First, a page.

At the end of last week, the U.S. Department of Housing & Urban Development (HUD) issued a press release announcing that it charged the owner and manager of a condominium community in Colorado with discriminating against families with children under the Fair Housing Act (FHA). In the charge, HUD asserts that the owner and manager refused to rent units to individuals under 35 years of age as well as refused to rent to a fair housing tester who claimed to have a four year old child.

The case came to HUD’s attention when a local fair housing advocacy group challenged a number of newspaper ads which, on their face, appeared to violate the FHA. Specifically, the complaint alleges that the owner and manager placed no less than ten advertisements in a local newspaper offering the property for “1 or 2 people max, both over 40 years of age, no exception.” Other ads promoted the property as a “private, restricted adult…community” requiring renters at least 35 years old.

Now, just because HUD has filed a charge does not mean that the allegations are true. Always remember there are at least two sides to every story. The teaching moment here is simple: do not run advertisements which can be read as discriminatory on their face. A fair housing tester will see the ad as low hanging fruit.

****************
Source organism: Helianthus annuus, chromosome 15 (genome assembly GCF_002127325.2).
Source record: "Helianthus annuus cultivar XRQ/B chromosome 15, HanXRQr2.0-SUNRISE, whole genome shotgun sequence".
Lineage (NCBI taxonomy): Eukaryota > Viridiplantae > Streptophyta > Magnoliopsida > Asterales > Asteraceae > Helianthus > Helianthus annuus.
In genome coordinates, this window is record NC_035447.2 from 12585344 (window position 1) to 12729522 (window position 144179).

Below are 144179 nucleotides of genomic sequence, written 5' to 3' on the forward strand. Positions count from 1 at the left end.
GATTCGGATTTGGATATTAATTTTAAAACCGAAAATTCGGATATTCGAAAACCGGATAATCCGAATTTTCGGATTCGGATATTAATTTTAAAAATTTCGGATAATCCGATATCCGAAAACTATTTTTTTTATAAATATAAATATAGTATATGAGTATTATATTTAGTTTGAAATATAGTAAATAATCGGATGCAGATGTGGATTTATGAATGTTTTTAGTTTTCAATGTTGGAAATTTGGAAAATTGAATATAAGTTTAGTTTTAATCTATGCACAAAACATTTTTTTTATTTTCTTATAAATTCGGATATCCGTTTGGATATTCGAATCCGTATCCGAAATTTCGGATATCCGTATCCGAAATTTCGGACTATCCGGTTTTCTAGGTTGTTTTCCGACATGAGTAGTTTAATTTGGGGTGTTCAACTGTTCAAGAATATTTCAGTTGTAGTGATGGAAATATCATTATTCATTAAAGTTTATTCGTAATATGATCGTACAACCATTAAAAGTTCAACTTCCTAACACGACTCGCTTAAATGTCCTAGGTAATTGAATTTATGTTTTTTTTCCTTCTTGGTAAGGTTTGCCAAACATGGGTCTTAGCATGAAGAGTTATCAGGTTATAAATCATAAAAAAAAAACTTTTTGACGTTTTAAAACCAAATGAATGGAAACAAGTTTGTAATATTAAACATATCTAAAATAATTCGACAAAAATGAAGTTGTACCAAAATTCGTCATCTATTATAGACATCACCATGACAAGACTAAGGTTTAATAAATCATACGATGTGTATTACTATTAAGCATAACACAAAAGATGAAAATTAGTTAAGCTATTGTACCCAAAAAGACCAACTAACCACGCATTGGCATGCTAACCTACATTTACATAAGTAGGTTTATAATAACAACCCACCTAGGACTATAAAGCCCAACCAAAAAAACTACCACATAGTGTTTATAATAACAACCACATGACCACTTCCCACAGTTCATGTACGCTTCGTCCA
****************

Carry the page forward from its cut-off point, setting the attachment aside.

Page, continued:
Welcome all to your community, even if you think there is a legitimate, non-discriminatory reason (such as safety) to prohibit children (or to limit children to certain floors, buildings, or areas). If you are uncertain if your ad complies with the law, check with a lawyer like me. We can help with advertising compliance. Indeed, with a few exceptions (and it would not surprise me if the owner and manager here was attempting to designate the property as housing for older persons), the FHA has prohibited “adults only” housing since 1989. And if as is likely here, copies of the questioned ads were kept, it is an easy case for HUD to charge.

Just A Thought.